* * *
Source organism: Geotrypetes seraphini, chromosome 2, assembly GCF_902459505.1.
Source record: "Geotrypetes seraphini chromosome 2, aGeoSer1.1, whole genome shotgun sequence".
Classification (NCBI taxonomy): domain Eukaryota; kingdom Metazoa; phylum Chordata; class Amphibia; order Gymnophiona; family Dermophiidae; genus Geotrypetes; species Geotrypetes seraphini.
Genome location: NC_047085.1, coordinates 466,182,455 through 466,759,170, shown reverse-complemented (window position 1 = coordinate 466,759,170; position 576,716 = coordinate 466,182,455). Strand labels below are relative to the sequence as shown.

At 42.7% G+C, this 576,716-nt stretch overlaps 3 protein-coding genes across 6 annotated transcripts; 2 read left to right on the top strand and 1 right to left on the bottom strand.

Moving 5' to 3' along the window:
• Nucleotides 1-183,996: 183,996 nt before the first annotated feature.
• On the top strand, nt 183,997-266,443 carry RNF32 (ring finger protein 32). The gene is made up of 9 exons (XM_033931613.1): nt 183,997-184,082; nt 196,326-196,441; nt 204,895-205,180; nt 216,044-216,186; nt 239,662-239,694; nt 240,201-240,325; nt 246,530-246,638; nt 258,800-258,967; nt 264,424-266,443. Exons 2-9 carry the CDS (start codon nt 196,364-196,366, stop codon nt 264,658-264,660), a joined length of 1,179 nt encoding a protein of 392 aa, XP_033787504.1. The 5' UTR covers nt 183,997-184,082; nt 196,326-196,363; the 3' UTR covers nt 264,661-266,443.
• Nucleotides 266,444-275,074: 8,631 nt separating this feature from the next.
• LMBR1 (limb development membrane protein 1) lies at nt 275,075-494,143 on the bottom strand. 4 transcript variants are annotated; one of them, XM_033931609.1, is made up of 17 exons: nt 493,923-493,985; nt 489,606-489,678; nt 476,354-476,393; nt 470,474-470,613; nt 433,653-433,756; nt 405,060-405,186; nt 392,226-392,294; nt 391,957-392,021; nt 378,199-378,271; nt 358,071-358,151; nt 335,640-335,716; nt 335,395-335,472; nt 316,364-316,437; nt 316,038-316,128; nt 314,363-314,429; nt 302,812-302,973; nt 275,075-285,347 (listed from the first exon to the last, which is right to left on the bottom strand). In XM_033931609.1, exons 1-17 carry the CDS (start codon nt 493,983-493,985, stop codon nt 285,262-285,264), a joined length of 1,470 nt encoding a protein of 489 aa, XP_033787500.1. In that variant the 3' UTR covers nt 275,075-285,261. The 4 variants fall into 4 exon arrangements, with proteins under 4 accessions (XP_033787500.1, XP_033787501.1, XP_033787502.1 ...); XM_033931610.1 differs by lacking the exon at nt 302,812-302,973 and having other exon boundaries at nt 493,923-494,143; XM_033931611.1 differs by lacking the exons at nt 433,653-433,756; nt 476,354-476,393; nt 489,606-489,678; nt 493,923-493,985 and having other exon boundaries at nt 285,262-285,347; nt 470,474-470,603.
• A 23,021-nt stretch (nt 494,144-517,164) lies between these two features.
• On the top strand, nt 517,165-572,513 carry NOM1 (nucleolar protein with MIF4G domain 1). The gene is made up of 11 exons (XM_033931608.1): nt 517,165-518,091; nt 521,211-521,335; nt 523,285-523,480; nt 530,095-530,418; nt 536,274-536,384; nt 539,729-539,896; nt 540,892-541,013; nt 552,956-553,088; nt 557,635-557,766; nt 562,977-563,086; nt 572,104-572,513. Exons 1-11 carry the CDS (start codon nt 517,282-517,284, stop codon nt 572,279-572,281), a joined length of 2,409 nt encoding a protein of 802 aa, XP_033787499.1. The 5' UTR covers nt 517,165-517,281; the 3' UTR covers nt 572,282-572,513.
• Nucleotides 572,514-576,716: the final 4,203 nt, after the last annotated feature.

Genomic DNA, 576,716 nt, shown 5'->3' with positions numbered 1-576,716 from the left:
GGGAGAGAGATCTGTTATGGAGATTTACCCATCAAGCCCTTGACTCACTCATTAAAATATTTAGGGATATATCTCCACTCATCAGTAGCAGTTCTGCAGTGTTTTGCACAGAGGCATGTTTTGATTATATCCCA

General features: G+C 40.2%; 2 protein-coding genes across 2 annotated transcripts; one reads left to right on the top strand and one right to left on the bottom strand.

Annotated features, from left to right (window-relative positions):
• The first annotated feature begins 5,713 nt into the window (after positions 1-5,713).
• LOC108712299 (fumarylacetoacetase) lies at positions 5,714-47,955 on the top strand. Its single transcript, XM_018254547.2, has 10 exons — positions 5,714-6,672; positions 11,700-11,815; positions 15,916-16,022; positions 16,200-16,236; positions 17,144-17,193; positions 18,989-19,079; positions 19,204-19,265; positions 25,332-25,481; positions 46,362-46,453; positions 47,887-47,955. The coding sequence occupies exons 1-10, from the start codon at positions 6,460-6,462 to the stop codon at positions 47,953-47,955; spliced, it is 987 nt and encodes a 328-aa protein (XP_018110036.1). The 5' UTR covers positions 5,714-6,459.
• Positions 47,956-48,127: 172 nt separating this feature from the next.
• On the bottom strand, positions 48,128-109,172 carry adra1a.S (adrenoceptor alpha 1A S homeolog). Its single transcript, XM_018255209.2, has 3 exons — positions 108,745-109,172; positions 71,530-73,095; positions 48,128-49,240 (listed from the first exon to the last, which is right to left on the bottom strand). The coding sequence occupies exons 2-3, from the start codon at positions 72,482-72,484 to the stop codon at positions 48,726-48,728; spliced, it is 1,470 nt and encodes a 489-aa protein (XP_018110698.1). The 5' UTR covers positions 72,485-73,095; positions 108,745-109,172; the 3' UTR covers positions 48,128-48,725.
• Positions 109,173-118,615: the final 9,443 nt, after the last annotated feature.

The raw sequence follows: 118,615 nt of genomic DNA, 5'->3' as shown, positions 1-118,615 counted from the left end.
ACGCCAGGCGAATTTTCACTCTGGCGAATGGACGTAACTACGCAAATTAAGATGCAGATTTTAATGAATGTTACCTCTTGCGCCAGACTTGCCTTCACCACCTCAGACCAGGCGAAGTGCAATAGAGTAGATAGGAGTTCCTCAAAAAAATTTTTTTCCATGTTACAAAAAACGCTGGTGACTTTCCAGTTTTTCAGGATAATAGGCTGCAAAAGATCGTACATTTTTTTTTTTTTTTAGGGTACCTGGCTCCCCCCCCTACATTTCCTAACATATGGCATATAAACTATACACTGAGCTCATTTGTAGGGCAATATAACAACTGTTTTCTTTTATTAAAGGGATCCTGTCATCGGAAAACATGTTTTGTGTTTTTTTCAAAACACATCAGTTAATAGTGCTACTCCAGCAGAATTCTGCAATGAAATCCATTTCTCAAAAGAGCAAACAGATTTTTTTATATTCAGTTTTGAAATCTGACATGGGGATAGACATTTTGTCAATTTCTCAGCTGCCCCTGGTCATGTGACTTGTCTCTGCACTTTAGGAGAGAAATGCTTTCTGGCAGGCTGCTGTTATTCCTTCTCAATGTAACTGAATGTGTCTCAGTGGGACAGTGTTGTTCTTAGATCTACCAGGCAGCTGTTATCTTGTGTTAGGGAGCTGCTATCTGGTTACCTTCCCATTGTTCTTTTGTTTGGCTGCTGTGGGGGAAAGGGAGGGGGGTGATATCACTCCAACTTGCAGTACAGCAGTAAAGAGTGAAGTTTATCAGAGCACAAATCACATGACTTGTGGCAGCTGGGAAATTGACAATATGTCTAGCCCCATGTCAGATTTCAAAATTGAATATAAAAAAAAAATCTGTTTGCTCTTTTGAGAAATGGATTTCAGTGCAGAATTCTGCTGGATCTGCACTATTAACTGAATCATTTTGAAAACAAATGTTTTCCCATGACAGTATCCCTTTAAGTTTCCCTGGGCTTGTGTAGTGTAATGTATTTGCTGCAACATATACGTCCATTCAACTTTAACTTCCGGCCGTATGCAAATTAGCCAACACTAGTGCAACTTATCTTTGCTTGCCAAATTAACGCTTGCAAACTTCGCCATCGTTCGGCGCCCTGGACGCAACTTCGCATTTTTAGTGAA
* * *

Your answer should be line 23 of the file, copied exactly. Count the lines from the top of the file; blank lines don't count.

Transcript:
The raw sequence follows: 118,615 nt of genomic DNA, 5'->3' as shown, positions 1-118,615 counted from the left end.